Frostbite Wreckage

After a long absence from sailing Tasars, Jonathan McKee returned in less-than glamorous fashion, relearning a few simple lessons along the way.

Jonathan and Libby McKee

Jonathan and Libby McKee

Jonathan and Libby McKee, enjoying better times at the 2007 Tasar Worlds in Phuket, Thailand. After a long absence from the doublehanded dinghy, they returned last month in less-than-glamorous fashion, relearning a few simple lessons along the way.Jonathan Ross/Tasar Class

Sailing is a humbling sport at times. One of my recent columns in Sailing World ("McKee's Minute") was devoted to preparing your boat for the coming season, and I recently had firsthand experience on that point. My wife Libby and I have raced Tasars together for the last 20 years, but recently we have not sailed as much, as we travel more and raise our family. So it was with some trepidation that we pulled the old girl out for a frostbite race on Puget Sound last weekend. It was cold and windy, but we got her rigged up, bundled up, and headed out. Everything seemed great at first. It was cold but as we sheeted in to go upwind the boat felt great, and it reminded us how much we love sailing the Tasar, even in the dead of winter.

As we lined up with another boat, something did not seem quite right. Then I noticed that our topmast section had a big crack in it. We limped back to the dock and borrowed another one, then set back out. All was good for a while, as we lined up for some practice starts in the 20-knot winds.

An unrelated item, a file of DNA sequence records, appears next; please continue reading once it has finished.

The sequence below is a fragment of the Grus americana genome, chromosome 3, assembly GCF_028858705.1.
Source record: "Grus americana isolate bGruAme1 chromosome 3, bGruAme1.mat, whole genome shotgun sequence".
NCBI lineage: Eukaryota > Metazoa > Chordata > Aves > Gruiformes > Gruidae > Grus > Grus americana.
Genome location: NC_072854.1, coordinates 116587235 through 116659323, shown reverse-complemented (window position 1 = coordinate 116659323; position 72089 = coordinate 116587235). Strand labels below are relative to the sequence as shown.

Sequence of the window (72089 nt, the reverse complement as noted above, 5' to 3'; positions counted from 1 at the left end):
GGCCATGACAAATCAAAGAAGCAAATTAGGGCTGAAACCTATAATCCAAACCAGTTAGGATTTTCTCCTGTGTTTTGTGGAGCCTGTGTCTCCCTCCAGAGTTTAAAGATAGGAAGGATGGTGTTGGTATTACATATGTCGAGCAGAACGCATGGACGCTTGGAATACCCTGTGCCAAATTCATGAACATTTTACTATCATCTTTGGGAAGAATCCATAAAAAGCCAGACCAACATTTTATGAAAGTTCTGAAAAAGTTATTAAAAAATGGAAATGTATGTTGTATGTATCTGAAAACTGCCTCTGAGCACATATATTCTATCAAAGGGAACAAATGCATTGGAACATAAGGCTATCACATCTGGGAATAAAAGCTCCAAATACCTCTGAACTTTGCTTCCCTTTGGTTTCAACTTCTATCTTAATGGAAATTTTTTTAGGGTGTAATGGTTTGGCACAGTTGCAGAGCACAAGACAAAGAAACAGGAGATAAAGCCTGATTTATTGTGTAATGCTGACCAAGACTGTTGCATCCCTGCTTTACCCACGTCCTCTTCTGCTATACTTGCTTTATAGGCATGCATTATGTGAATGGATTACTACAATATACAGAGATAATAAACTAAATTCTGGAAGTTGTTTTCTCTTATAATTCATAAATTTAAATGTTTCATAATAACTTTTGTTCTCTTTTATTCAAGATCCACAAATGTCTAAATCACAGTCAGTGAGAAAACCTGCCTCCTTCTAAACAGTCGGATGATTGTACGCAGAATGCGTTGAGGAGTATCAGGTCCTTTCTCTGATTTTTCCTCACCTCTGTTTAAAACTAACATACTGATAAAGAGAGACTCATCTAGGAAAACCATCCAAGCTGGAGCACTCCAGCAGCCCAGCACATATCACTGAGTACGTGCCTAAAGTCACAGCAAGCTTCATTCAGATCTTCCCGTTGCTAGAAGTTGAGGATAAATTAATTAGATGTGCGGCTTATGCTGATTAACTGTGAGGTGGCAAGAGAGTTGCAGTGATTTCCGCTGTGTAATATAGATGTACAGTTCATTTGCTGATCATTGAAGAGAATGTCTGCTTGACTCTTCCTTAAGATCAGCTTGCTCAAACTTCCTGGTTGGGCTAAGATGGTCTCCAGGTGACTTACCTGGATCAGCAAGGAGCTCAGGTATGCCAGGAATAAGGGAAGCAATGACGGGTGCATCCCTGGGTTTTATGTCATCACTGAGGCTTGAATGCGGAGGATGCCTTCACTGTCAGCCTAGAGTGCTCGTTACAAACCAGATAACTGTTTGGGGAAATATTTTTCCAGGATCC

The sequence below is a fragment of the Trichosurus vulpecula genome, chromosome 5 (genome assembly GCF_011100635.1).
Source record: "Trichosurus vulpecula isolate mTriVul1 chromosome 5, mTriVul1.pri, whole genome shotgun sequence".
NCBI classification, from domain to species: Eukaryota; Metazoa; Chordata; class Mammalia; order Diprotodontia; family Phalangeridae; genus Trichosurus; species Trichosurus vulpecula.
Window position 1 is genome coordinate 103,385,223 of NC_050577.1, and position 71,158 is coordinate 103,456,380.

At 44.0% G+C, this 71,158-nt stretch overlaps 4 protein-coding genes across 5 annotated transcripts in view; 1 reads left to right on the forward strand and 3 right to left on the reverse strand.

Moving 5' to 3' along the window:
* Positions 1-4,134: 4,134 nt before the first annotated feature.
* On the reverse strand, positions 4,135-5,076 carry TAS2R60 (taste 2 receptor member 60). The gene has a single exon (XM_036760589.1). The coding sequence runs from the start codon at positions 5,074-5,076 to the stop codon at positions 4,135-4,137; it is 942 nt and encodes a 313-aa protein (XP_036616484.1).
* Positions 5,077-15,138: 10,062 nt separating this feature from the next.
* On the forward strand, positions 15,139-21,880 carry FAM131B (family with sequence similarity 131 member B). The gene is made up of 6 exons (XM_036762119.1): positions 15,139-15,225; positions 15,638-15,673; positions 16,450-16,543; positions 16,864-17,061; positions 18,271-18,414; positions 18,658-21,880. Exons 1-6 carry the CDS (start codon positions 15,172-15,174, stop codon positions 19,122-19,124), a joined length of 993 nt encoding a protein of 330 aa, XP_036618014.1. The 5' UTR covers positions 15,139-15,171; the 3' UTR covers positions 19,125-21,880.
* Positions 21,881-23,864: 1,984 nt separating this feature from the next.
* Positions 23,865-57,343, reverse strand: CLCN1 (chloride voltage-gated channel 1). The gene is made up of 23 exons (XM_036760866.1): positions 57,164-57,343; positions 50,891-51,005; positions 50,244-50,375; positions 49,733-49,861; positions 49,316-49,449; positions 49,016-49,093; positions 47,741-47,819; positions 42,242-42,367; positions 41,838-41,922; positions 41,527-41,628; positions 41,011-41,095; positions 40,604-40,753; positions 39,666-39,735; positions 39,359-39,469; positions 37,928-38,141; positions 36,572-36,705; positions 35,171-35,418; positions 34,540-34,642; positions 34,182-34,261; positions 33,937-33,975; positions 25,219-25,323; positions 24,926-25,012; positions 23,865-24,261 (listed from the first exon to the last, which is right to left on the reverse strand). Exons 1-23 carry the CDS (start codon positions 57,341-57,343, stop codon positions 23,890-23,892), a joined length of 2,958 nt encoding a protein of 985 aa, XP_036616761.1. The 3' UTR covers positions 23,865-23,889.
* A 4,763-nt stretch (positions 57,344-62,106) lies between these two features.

We got a good start in the race, controlling the windward end. By now the wind was closer to 25.

As we went for the first tack, I turned the boat before Libby had uncleated the jib, and sure enough, over we went. On the way down, Libby landed on the boom, which promptly broke in two. So now we were swimming in Puget Sound (47 degrees) with a broken boom. When we righted the boat, we noticed that the rudder was missing. I had forgotten to tie it in…

We lowered the crazily flapping main, then the jib, and took a tow from the rescue boat. Then my friend Fritz sailed up in his 505, with our rudder in hand. What luck! He handed it off in a heroic sail by, and we proceeded to tow to shore, tail firmly between our legs. Then we realized we had lost our whisker pole too . . .

Back ashore we surveyed the damage. In half an hour of sailing we managed to break or lose three of our four spars and lose our rudder. Thanks to Fritz we got our rudder back, but nonetheless it had been a humbling experience. The next day I ordered new spars, which I been meaning to replace anyways, and we will be back on the water for this Sunday’s frostbite, slightly chastened, somewhat poorer, but no less enthusiastic!

So here are a few lessons from the day that apply, especially if you’re frostbiting this winter, or pulling the cover off in the spring after a few months of hibernation.

  1. Tie in your rudder or have a good rudder lock.
  2. Check your spars for any sign of weakness, especially if they are old.
  3. Don't tack until you hear the click of the jib sheet coming out of the cleat.
  4. Make friends with your rescue boat drivers, and those that recover and return your gear.
  5. Fix it and get back out there.